The firn zone: Transforming snow to ice – University of Copenhagen

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Centre for Ice and Climate > Research > Drilling and analysing ice cores > Cutting and analysing ice cores > Analysing gasses in ice cores > The firn zone: Transfo...

The firn zone: Transforming snow to ice

In the firn zone, the air can move relatively freely and therefore exchanges with the atmospheric air. This has two important consequences:

The concentration of a gas species in the firn changes relative to the atmospheric concentration due to physical processes (and in case of reactive gases also chemical processes).

The age of the gas in an occluded air bubble is less than the age of the surrounding ice. This age difference (the so-called Δage) depends on temperature and the amount of snowfall. The value of Δage can range from a few hundred years to several thousand years.

When interpreting ice core measurements performed on the ice itself together with measurements on the gas in the bubbles, knowledge of Δage is important. Dedicated firn densification models, based on empirical studies of present-day Greenland and Antarctic conditions, are used to calculate Δage. These models use information about how the transformation from snow to ice takes place.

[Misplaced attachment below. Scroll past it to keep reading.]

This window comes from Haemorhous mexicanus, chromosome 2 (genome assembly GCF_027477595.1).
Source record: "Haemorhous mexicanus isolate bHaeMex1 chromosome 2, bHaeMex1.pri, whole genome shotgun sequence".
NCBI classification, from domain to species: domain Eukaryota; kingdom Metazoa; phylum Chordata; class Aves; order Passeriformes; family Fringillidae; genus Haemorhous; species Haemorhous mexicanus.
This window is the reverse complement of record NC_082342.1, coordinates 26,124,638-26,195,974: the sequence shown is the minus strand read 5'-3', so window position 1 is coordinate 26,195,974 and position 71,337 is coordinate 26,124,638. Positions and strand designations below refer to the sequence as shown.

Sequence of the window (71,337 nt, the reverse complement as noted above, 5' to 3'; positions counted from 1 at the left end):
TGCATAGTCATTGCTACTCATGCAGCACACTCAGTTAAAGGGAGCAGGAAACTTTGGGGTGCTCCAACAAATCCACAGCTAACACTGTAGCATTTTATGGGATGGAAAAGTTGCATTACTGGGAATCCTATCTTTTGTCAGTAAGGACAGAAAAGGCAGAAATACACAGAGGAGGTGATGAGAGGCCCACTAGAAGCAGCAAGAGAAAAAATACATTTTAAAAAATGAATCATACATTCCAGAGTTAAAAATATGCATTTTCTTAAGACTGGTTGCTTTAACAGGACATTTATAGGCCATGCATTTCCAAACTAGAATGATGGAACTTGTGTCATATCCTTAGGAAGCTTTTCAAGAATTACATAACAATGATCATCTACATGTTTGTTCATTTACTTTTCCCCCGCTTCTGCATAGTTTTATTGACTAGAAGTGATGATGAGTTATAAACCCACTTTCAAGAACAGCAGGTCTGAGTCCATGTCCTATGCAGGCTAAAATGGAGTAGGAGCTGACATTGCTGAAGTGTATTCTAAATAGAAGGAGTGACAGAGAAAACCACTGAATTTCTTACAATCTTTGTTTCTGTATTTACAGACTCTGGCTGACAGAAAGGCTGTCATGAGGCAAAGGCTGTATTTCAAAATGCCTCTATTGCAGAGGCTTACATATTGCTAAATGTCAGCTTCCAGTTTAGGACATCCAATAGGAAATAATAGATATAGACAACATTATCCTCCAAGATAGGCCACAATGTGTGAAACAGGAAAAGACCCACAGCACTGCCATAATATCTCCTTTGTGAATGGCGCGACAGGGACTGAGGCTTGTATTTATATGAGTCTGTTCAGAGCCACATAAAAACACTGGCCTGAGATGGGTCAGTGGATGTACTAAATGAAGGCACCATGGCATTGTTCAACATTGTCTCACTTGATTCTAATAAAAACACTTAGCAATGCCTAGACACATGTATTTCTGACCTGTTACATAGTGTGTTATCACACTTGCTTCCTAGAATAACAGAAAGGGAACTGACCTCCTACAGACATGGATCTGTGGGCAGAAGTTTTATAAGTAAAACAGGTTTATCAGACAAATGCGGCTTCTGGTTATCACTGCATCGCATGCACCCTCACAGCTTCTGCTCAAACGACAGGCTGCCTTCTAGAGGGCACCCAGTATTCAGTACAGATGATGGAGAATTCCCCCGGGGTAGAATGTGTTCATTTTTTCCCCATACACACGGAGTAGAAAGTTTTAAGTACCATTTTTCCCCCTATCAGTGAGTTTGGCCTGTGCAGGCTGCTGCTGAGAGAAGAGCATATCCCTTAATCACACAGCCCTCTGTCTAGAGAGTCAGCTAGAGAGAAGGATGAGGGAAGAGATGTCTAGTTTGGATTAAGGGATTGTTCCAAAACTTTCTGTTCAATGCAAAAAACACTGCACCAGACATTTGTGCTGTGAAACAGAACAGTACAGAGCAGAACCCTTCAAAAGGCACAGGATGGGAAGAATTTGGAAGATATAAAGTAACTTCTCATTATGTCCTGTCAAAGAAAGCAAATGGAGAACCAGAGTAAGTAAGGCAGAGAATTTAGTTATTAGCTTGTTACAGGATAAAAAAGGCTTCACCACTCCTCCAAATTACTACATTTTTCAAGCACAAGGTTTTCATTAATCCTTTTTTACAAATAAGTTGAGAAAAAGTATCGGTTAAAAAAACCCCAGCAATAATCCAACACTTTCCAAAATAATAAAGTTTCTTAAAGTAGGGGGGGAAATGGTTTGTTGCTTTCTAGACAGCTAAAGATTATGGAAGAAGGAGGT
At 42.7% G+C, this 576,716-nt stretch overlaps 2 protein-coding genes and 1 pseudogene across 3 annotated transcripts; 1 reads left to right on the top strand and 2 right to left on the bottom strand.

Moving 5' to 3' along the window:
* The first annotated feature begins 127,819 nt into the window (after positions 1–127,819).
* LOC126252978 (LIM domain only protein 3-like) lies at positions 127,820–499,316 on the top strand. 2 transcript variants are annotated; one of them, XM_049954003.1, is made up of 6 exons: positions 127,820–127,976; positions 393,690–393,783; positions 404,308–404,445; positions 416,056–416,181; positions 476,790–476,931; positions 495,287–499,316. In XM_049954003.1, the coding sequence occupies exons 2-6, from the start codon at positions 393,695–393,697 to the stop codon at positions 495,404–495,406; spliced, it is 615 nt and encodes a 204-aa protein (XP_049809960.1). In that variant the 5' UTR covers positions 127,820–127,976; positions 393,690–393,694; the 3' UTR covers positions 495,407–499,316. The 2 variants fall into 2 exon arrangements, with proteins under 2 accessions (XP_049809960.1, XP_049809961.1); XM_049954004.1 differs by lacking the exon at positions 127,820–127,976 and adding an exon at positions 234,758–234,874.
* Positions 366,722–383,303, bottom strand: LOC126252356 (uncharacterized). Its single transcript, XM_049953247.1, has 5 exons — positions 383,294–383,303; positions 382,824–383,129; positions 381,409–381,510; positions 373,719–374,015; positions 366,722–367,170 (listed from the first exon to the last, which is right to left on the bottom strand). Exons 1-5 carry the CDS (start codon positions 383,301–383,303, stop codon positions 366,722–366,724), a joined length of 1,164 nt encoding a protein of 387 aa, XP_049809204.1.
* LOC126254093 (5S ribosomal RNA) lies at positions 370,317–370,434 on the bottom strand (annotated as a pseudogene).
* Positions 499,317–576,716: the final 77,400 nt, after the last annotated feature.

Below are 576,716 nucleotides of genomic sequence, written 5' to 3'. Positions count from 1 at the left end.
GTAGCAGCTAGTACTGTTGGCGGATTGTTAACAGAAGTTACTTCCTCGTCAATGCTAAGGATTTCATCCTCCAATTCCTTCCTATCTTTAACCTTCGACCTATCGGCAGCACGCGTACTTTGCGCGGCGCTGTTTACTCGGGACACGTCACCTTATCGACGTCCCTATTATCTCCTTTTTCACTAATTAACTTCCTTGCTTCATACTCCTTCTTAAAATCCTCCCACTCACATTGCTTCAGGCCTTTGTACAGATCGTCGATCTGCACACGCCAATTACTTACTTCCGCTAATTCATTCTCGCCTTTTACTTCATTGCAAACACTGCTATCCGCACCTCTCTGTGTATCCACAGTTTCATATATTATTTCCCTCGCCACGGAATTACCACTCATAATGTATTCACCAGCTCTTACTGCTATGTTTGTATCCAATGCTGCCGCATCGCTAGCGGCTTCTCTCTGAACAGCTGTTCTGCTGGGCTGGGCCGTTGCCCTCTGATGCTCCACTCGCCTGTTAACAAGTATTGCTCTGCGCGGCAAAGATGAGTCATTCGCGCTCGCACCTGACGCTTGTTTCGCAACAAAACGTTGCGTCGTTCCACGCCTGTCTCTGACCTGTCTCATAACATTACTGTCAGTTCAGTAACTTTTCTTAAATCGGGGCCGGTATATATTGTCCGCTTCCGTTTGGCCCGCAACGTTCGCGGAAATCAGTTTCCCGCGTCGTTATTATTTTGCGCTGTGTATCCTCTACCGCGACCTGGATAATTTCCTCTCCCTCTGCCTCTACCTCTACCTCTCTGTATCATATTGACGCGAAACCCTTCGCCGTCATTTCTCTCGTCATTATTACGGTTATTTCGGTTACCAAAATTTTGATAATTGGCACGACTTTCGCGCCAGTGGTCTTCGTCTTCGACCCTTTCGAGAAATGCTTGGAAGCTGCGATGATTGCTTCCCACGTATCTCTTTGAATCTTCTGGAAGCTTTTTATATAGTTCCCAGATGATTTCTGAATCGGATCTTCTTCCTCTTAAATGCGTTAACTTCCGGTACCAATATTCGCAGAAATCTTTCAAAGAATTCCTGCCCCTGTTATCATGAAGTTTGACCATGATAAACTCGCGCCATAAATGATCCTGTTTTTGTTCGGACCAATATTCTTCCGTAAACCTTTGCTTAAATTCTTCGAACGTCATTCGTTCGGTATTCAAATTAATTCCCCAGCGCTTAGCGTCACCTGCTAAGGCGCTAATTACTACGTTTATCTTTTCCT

The density of the firn at the surface is around 350 kg/m3 which correspond to a porosity of about 60-70% (meaning that 60-70% of the volume is air). The firn is compacted by the weight of the overlying layers and as a result of water vapour diffusion. From the surface and until a density of about 550 kg/m3 is reached, the transformation of snow to ice is dominated by the rearrangement of the firn grains in order to get to a more dense packing. At even larger depths (and densities), simple rearrangement of the grains leads to no significant density increase. There sintering and plastic deformation become the most important transformation processes. When a density of 800 kg/m3 is reached, the pores are gradually pinched off and form bubbles in the ice. This zone is called firn-ice transition and spans about the lowest 10% of the total firn column. Depending on the site (especially the temperature and amount of snowfall), the firn zone can be between 50 and 150 m thick, and Δage can range from a few hundred years (e.g. in Southern Greenland) to several thousand years (Central Antarctica). Both the firn layer thickness and Δage were significantly larger during periods of colder climate with reduced accumulation and temperature.

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